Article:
‘Pwan douvan, avan douvan pwan ou’

It’s a saying in in the Kweyol language that is spoken in St. Lucia that literally means take in front before in front takes you. In other words, get prepared to face a situation before you are forced to face the consequences. This is exactly what a small group of volunteers of the St. Lucia Red Cross is doing that embodies the spirit and impact of community-led volunteerism.

In a van winding along hillside roads just 10 miles outside of Saint Lucia’s capital, Diana Gabriel is explaining how her Red Cross branch started. “In 2012 a group of us were trained to respond to disasters. We were a group of people who wanted to help, and Red Cross came to train us to be ready to help our community.” Seven years later, Diana’s 17-member branch is irrefutable evidence of the positive effect that dedicated volunteers can have in their own communities.

Diana is Vice President of the Anse la Raye Red Cross branch and her coastal, hillside community is threatened by floods every rainy season. On Christmas Eve 2013, Anse la Raye experienced severe flooding which led to the cancellation of midnight religious services. The flooding and landslides were responsible for the deaths of six people. Staying up all night through the vicious storm, Diana and other branch volunteers spent their Christmas day assessing the damage and relaying information back to the Red Cross headquarters about what their community needed.

Terencia Gillard, Secretary General of the Saint Lucia Red Cross knew it had been important to make this community disaster ready, “This community has a major flooding problem and we are often called to respond here, so we decided it was necessary to have people on the ground in that community, which can be very hard to access after floods, to tell us what they need straight away. By training people on the ground, we know we have first responders ready to go.”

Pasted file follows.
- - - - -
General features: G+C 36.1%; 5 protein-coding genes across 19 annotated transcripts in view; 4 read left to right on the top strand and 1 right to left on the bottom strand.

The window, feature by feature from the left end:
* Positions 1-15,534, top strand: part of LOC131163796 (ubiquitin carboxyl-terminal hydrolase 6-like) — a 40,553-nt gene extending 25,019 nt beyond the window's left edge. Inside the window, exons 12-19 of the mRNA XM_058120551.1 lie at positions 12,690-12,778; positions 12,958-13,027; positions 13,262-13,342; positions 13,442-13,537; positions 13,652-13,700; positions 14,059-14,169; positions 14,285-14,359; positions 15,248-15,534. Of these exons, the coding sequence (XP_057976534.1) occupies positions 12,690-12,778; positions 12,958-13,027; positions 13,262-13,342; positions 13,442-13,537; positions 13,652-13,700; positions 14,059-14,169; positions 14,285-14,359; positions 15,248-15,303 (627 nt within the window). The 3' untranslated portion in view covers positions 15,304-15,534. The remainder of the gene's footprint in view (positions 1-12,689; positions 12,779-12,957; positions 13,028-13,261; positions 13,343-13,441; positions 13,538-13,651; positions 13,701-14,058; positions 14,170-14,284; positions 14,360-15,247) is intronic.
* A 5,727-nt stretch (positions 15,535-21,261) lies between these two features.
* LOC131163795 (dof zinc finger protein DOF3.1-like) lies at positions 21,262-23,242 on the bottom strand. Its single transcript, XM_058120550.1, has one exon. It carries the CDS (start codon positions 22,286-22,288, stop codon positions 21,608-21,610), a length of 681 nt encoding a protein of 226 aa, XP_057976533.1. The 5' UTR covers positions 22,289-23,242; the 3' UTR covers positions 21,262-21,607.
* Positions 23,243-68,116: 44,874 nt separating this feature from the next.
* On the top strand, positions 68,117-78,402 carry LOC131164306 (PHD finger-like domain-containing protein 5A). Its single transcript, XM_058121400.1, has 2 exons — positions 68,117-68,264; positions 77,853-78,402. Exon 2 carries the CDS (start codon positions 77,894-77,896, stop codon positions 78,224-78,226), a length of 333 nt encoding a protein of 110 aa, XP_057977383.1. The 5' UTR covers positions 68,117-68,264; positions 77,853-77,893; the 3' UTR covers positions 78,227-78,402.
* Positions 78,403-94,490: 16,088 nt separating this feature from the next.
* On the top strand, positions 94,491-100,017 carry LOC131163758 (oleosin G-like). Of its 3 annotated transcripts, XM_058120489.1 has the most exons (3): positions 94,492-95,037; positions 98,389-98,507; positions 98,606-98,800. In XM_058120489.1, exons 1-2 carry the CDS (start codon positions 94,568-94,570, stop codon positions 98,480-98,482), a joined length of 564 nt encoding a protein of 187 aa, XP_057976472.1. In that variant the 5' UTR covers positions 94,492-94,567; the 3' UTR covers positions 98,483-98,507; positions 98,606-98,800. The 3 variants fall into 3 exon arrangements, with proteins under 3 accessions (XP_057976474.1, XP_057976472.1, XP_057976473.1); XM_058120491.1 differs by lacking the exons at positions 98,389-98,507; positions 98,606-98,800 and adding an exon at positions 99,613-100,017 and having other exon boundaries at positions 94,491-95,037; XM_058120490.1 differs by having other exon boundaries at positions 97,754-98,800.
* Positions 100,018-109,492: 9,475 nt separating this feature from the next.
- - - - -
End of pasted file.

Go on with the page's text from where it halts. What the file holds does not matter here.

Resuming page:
Gradually the group of volunteers has expanded the work they do in Anse la Raye and now they are doing what Red Cross does best – using their knowledge of their own community combined with the skills gained from the Red Cross National Society to undertake projects large and small. As part of a regional response to a Zika outbreak in 2016 the Anse la Raye branch has been engaging their community to prevent the next outbreak of mosquito-borne diseases,. Diana and her team have been going house to house, speaking to their neighbours about how to protect themselves and their community, having town hall meetings, meeting with parents and day care centres and repeatedly leading clean-up activities with local partners. An example of how life comes full circle, they’ve even given first aid training to children in the same schools they attended when they were young.

The community members turned Red Cross volunteers of Anse la Raye are determined to better their neighbourhood. They have had bake sales and raffles to raise money in order to complete a wide variety of projects to address the needs they have identified. In February this year the group decided that a broken path near a frequently used bridge was dangerous to the elderly and children. The team gathered after work to build a short footpath and fix the problem.  One of the volunteers, Styne Danzie, explained “We started working at around 6:30 pm and finished a few hours later. We all work during the day so we make sure we are doing things to help in the evenings. We decide to do the things our community needs most”.

The other residents of Anse la Raye must surely be saying ‘Mesi!’ (Thank you!)